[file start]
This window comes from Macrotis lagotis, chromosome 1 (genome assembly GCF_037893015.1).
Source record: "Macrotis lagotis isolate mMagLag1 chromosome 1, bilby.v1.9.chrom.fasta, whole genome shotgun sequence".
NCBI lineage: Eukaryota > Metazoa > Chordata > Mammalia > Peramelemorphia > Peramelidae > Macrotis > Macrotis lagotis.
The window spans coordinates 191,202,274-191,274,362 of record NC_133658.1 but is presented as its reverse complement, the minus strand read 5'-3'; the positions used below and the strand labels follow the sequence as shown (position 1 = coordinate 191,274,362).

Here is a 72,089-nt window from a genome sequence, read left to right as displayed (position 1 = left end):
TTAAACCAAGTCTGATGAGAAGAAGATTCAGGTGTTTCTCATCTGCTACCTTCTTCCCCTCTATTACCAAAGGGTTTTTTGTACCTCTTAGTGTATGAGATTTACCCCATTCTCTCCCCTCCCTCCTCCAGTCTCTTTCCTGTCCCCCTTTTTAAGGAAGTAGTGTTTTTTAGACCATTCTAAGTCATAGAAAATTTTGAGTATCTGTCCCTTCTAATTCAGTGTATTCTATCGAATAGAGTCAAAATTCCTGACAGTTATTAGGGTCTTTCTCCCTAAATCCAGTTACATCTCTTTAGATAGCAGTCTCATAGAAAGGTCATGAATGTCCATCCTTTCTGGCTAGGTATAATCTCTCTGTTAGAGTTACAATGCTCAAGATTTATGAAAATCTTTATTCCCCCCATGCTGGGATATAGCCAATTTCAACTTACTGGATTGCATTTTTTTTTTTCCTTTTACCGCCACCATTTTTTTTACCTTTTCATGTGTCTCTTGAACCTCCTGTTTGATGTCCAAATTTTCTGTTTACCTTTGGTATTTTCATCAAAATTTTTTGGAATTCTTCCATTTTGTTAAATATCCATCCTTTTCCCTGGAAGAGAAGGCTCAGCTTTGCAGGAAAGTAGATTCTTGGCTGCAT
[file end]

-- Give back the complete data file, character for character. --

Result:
This window comes from Macrotis lagotis, chromosome 1 (genome assembly GCF_037893015.1).
Source record: "Macrotis lagotis isolate mMagLag1 chromosome 1, bilby.v1.9.chrom.fasta, whole genome shotgun sequence".
NCBI lineage: Eukaryota > Metazoa > Chordata > Mammalia > Peramelemorphia > Peramelidae > Macrotis > Macrotis lagotis.
The window spans coordinates 191,202,274-191,274,362 of record NC_133658.1 but is presented as its reverse complement, the minus strand read 5'-3'; the positions used below and the strand labels follow the sequence as shown (position 1 = coordinate 191,274,362).

Here is a 72,089-nt window from a genome sequence, read left to right as displayed (position 1 = left end):
TTAAACCAAGTCTGATGAGAAGAAGATTCAGGTGTTTCTCATCTGCTACCTTCTTCCCCTCTATTACCAAAGGGTTTTTTGTACCTCTTAGTGTATGAGATTTACCCCATTCTCTCCCCTCCCTCCTCCAGTCTCTTTCCTGTCCCCCTTTTTAAGGAAGTAGTGTTTTTTAGACCATTCTAAGTCATAGAAAATTTTGAGTATCTGTCCCTTCTAATTCAGTGTATTCTATCGAATAGAGTCAAAATTCCTGACAGTTATTAGGGTCTTTCTCCCTAAATCCAGTTACATCTCTTTAGATAGCAGTCTCATAGAAAGGTCATGAATGTCCATCCTTTCTGGCTAGGTATAATCTCTCTGTTAGAGTTACAATGCTCAAGATTTATGAAAATCTTTATTCCCCCCATGCTGGGATATAGCCAATTTCAACTTACTGGATTGCATTTTTTTTTTTCCTTTTACCGCCACCATTTTTTTTACCTTTTCATGTGTCTCTTGAACCTCCTGTTTGATGTCCAAATTTTCTGTTTACCTTTGGTATTTTCATCAAAATTTTTTGGAATTCTTCCATTTTGTTAAATATCCATCCTTTTCCCTGGAAGAGAAGGCTCAGCTTTGCAGGAAAGTAGATTCTTGGCTGCAT